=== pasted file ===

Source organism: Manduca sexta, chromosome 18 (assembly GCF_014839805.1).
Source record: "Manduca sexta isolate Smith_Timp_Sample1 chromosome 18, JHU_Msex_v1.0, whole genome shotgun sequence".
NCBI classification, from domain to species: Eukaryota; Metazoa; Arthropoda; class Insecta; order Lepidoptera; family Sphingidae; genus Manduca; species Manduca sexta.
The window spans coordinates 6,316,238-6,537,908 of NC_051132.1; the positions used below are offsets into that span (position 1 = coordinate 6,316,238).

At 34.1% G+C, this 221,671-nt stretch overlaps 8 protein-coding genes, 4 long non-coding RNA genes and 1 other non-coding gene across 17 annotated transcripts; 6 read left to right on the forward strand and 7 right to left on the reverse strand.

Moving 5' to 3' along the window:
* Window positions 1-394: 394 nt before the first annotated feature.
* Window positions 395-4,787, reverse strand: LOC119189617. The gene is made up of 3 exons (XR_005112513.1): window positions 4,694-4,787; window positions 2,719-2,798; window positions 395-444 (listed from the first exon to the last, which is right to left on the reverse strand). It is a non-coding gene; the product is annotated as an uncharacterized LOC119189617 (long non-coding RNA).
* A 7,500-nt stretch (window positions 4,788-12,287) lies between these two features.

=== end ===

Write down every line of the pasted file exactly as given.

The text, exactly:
Source organism: Manduca sexta, chromosome 18 (assembly GCF_014839805.1).
Source record: "Manduca sexta isolate Smith_Timp_Sample1 chromosome 18, JHU_Msex_v1.0, whole genome shotgun sequence".
NCBI classification, from domain to species: Eukaryota; Metazoa; Arthropoda; class Insecta; order Lepidoptera; family Sphingidae; genus Manduca; species Manduca sexta.
The window spans coordinates 6,316,238-6,537,908 of NC_051132.1; the positions used below are offsets into that span (position 1 = coordinate 6,316,238).

At 34.1% G+C, this 221,671-nt stretch overlaps 8 protein-coding genes, 4 long non-coding RNA genes and 1 other non-coding gene across 17 annotated transcripts; 6 read left to right on the forward strand and 7 right to left on the reverse strand.

Moving 5' to 3' along the window:
* Window positions 1-394: 394 nt before the first annotated feature.
* Window positions 395-4,787, reverse strand: LOC119189617. The gene is made up of 3 exons (XR_005112513.1): window positions 4,694-4,787; window positions 2,719-2,798; window positions 395-444 (listed from the first exon to the last, which is right to left on the reverse strand). It is a non-coding gene; the product is annotated as an uncharacterized LOC119189617 (long non-coding RNA).
* A 7,500-nt stretch (window positions 4,788-12,287) lies between these two features.